Theologically Williams was the Arminian General Baptists close, which in contrast to the Particular Baptists , the predestination of Calvin rejected all people and held for redemption capable. After a few months he left the Baptist congregation he co-founded and remained a Christian and seeker who was not affiliated with the church until his death in 1683 , assuming that no existing church could claim to be the true church. But he maintained friendly relations with the Baptists until the end of his life. Alongside Baruch Spinoza, Williams is likely to have been one of the first people in the western world to be able to live outside of an organized religious community.

Despite his commitment to the church and his deep piety, Williams was probably more of an anthropologist , state philosopher and politician than a theologian. However, his thinking was deeply shaped by the biblical tradition as understood by Martin Luther and Johannes Calvin. His justification for freedom of belief and conscience was also theological. The election and redemption that took place through God in Christ precludes the influence of worldly authorities, a consequence of Luther's doctrine of the two kingdoms . Williams had a strong and lasting impact on American history, particularly with regard to the development of democracy and the fundamental human right to freedom of belief and conscience. His metaphor wall of separation, with which he described the separation of state and church, was adopted in the 18th century by Thomas Jefferson , the author of the United States ' Declaration of Independence .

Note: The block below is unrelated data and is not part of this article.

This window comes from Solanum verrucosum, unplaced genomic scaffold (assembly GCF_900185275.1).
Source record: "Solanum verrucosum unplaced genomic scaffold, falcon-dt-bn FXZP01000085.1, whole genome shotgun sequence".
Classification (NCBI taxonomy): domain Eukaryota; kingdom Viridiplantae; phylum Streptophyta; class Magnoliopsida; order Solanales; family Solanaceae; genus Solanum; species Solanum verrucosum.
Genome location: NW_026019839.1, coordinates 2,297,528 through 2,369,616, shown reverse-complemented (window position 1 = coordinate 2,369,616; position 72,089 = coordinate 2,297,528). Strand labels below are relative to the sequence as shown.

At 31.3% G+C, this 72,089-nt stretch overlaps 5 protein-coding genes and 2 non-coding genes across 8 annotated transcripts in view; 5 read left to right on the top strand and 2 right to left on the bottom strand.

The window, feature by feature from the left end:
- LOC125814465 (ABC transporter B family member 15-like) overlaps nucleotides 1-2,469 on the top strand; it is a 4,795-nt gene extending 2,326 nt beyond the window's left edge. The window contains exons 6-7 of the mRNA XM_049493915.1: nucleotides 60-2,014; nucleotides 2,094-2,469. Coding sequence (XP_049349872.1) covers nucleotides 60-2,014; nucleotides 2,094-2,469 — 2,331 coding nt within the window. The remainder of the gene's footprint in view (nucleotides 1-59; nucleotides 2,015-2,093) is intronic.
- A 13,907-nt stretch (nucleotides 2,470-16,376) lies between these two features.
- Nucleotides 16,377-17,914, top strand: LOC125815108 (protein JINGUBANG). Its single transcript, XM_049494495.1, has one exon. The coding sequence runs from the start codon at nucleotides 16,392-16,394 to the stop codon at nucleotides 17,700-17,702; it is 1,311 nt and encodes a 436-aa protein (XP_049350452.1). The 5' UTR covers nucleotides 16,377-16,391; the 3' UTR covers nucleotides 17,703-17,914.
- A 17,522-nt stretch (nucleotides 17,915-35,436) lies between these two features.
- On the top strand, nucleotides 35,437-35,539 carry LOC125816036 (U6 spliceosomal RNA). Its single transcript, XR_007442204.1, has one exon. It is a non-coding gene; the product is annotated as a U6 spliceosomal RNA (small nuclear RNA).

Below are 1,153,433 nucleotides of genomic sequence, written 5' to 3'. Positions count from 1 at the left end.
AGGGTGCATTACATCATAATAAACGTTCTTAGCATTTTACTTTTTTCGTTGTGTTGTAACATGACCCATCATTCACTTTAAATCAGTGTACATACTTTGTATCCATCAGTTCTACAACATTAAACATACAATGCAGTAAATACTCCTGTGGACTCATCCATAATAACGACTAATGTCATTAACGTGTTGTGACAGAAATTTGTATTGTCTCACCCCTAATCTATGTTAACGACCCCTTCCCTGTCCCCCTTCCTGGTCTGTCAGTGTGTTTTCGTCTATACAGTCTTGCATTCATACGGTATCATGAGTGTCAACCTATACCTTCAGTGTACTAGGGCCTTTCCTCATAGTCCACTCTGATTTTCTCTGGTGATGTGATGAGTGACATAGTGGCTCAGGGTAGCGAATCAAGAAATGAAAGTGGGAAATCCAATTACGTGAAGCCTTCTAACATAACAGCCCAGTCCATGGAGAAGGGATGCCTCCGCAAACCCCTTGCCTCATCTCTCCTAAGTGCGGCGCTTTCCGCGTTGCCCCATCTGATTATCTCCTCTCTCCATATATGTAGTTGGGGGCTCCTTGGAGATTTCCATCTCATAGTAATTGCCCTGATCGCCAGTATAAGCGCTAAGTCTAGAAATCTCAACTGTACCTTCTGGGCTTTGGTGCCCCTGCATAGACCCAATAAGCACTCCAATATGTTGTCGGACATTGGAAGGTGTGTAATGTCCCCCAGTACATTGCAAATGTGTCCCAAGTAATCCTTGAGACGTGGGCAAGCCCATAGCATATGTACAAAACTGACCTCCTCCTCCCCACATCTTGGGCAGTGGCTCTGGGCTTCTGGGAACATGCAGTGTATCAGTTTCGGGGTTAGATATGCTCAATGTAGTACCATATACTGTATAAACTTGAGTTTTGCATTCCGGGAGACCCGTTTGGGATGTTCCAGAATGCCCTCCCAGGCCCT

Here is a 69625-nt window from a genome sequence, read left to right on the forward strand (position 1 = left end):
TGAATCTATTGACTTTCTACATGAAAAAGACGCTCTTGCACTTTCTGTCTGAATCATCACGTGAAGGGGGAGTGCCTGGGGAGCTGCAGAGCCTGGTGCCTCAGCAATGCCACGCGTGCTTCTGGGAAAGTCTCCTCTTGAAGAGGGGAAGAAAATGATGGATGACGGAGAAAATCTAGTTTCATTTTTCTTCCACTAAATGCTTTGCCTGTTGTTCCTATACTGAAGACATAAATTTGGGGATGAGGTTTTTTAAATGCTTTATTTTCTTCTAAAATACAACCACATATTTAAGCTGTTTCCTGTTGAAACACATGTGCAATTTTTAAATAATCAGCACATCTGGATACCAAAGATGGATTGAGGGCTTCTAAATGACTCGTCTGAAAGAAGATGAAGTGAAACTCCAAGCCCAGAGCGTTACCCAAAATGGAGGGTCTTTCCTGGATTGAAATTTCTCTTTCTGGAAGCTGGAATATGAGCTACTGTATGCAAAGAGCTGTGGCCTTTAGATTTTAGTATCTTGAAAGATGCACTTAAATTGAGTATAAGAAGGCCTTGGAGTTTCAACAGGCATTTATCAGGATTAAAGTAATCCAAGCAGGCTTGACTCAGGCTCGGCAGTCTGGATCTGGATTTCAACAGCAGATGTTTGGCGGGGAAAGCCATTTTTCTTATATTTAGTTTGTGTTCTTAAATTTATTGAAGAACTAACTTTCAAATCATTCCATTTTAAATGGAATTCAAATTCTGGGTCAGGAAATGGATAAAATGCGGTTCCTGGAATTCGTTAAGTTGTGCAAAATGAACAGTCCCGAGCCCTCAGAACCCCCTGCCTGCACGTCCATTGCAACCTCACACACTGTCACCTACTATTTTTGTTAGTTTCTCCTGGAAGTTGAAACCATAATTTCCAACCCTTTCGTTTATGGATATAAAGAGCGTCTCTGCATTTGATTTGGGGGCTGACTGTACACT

Williams' writing career began with a phrasebook of the Narragansett language ( A Key into the Language of America , London 1643), written during his first trip to England. His next publication was Mr. Cotton's Letter Lately Printed, Examined and Answered , London 1644, in response to a pamphlet by John Cotton . The Bloody Tenent of Persecution, for Cause of Conscience (“The bloody principle of persecution based on conscience”, London 1644) soon followed. This is his most famous work, a vehement defense of the principle of absolute freedom of conscience. It is written in the form of a dialogue between truth and peace and illustrates the power of his style. That same year an anonymous pamphlet was published in London, attributed to Williams, "Inquiries of Supreme Deliberation" to "All Independents," and theirs were members of the Synod of Westminster whose Apologetic Report sought to find a way between extreme separatism and Presbyterianism Ordinance was the adoption of the state-church model of Massachusetts Bay. Williams challenged their arguments because he found that this model violated freedom of conscience.

During his second visit to England in 1652, Williams published The Bloody Tenent yet more Bloody ("The bloody principle still bloody," London 1652). This work repeats and extends the arguments from the "Bloody Principle", but had the benefit of being written in response to Cotton's lavish New England Persecution Defense, "An Answer to Mr. William's Examination."

Brown University's John Carter Brown Library has long housed a 234-page volume called "Roger Williams' Book of Secrets". The margins of this book are filled with encoded handwritten annotations that are believed to be the work of Roger Williams. In 2012, the student Lucas Mason-Brown succeeded in deciphering this code and thereby uncovered convincing historical evidence that proves the authorship of Roger Williams. Translations reveal transcripts of a geographical text, a medical text, and about twenty pages of original notes addressing the issue of infant baptism . Mason-Brown has since discovered other Williams writings that use a separate code in the margins of a rare edition of the Eliot Indian Bible , a translation of the Bible into the Massachusetts language by John Eliot .